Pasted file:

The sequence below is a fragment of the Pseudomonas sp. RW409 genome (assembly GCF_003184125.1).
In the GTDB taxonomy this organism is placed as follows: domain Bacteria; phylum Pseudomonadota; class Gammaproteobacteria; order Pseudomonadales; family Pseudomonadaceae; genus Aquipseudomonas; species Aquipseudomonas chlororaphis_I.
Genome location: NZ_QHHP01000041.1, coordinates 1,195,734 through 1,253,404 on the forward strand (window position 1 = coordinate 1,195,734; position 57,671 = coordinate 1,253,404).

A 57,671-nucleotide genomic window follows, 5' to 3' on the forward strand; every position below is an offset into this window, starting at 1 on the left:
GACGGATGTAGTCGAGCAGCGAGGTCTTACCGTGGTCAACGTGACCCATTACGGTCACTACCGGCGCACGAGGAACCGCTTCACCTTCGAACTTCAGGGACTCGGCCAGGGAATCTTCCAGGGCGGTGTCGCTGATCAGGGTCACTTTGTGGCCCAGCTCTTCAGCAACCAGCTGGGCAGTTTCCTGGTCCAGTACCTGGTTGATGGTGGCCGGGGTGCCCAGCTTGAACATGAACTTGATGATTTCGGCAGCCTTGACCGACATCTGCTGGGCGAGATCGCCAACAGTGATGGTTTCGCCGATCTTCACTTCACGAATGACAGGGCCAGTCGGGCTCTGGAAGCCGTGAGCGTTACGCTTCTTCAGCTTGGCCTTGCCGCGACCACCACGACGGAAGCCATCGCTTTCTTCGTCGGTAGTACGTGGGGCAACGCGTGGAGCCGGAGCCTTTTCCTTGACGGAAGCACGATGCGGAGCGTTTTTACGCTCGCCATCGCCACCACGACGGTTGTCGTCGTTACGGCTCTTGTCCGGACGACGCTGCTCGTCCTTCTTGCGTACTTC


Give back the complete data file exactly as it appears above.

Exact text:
The sequence below is a fragment of the Pseudomonas sp. RW409 genome (assembly GCF_003184125.1).
In the GTDB taxonomy this organism is placed as follows: domain Bacteria; phylum Pseudomonadota; class Gammaproteobacteria; order Pseudomonadales; family Pseudomonadaceae; genus Aquipseudomonas; species Aquipseudomonas chlororaphis_I.
Genome location: NZ_QHHP01000041.1, coordinates 1,195,734 through 1,253,404 on the forward strand (window position 1 = coordinate 1,195,734; position 57,671 = coordinate 1,253,404).

A 57,671-nucleotide genomic window follows, 5' to 3' on the forward strand; every position below is an offset into this window, starting at 1 on the left:
GACGGATGTAGTCGAGCAGCGAGGTCTTACCGTGGTCAACGTGACCCATTACGGTCACTACCGGCGCACGAGGAACCGCTTCACCTTCGAACTTCAGGGACTCGGCCAGGGAATCTTCCAGGGCGGTGTCGCTGATCAGGGTCACTTTGTGGCCCAGCTCTTCAGCAACCAGCTGGGCAGTTTCCTGGTCCAGTACCTGGTTGATGGTGGCCGGGGTGCCCAGCTTGAACATGAACTTGATGATTTCGGCAGCCTTGACCGACATCTGCTGGGCGAGATCGCCAACAGTGATGGTTTCGCCGATCTTCACTTCACGAATGACAGGGCCAGTCGGGCTCTGGAAGCCGTGAGCGTTACGCTTCTTCAGCTTGGCCTTGCCGCGACCACCACGACGGAAGCCATCGCTTTCTTCGTCGGTAGTACGTGGGGCAACGCGTGGAGCCGGAGCCTTTTCCTTGACGGAAGCACGATGCGGAGCGTTTTTACGCTCGCCATCGCCACCACGACGGTTGTCGTCGTTACGGCTCTTGTCCGGACGACGCTGCTCGTCCTTCTTGCGTACTTC